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Ripples #1037: Comparison Hangover!

By April 8, 2019Ripples

1999-2019: Celebrating 20 Years of Ripples!
Ripples #1037: Comparison Hangover!
Apr 8, 2019

PEBBLE
You can only compare your current self to your former self. You’ll get a comparison hangover if you constantly measure your worth against someone else.
-Dax Shepherd, shared by Nora in Shalimar, FL

BOULDER
Your opponent, in the end, is never really the player on the other side of the net, or the swimmer in the next lane, or the team on the other side of the field, or even the bar you must high-jump. Your opponent is yourself, your negative internal voices, your level of determination.
-Grace Lichtenstein, via values.com
https://www.passiton.com/inspirational-quotes/7316-your-opponent-in-the-end-is-never-really-the

PONDER
Comparing ourselves to others is an easy habit to fall into even though it tends to alternatively feed our insecurities (when we compare ourselves to those who seem to be doing it all effortlessly and excellently) and our ego (when we observe those who have stumbled and we can temporarily feel better about ourselves with a snarky, “Well, at least I’m not in THAT situation.”).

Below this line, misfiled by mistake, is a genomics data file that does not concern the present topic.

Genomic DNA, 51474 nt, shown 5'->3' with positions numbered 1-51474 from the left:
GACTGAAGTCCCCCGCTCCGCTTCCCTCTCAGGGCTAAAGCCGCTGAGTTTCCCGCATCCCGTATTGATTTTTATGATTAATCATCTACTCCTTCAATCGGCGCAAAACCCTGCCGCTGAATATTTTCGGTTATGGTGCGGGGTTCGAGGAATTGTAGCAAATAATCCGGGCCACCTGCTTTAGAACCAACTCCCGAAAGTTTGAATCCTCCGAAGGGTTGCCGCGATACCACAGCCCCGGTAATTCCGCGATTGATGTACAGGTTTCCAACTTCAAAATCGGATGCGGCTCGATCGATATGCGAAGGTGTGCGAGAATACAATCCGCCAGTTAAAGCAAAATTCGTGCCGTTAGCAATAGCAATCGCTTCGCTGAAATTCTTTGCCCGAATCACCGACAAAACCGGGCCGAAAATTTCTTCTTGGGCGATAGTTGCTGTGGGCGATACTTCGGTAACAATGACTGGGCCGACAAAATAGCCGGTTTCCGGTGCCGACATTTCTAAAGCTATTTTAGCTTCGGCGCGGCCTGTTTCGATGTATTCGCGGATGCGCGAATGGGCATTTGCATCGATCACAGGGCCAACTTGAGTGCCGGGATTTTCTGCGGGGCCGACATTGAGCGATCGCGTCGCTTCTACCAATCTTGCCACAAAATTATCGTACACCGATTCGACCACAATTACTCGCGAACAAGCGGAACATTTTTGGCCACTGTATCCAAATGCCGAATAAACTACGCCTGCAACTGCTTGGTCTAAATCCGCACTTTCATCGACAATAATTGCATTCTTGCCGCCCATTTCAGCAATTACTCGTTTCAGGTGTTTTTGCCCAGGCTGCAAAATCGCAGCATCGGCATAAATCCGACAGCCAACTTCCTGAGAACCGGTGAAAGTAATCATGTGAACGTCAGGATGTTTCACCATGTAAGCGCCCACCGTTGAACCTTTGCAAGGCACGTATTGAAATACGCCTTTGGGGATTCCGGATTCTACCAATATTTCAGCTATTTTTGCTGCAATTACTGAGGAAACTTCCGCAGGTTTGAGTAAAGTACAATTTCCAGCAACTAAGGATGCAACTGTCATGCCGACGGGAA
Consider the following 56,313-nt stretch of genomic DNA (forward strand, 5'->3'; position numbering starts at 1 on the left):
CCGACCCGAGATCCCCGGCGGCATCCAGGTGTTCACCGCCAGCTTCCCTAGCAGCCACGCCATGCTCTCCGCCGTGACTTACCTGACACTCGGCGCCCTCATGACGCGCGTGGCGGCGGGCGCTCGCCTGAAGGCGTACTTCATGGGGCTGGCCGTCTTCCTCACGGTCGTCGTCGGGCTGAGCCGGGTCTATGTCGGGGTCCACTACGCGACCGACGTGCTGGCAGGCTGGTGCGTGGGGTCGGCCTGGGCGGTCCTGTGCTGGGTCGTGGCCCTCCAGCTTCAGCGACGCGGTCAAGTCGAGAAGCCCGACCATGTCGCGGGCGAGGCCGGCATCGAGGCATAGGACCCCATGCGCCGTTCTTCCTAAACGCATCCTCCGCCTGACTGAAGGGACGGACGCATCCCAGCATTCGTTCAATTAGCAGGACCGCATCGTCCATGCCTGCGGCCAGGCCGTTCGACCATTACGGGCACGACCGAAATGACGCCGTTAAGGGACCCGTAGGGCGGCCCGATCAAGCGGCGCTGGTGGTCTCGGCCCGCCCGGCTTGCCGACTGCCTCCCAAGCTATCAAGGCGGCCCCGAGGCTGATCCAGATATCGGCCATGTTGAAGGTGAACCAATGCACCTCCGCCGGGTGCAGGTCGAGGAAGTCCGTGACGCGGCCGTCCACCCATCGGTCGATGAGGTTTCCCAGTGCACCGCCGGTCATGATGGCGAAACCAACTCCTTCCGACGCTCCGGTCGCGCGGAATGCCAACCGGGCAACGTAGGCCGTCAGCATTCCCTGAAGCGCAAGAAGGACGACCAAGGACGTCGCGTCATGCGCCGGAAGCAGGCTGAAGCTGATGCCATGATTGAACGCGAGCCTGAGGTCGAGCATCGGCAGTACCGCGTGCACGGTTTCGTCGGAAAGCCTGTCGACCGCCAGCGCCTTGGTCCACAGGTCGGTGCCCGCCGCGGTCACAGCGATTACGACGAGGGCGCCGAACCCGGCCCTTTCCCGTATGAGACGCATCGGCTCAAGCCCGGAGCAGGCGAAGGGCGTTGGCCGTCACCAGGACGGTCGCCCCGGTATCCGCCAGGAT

It’s an inevitable part of being human and yet it is frequently more destructive than it is developmental. It can create unrealistic expectations that might temporarily give us something to aspire to, but then eventually damage our confidence and diminish our hope when we fall far short. Other times it can cause us to reach unhelpful and inaccurate conclusions about our value and our potential when we subtly transition from, “I guess I wasn’t as _ as I thought I was,” to “I guess just I’m not that _.”

If you’ve been doing lots of comparing yourself to others, see if you can notice it without judging yourself too harshly. Instead of trying to quickly eliminate the comparison, perhaps let it illuminate: get curious about why you’re comparing yourself and whether there is a more helpful way to achieve the same goal.

Striving for excellence helps maximize your potential. Trying to be like someone else is a recipe for disaster: you can’t be just like them because that job is already taken, and in the meantime you’ll miss out on becoming the best possible version of yourself.

Peace,
Paul
The Ripples Guy

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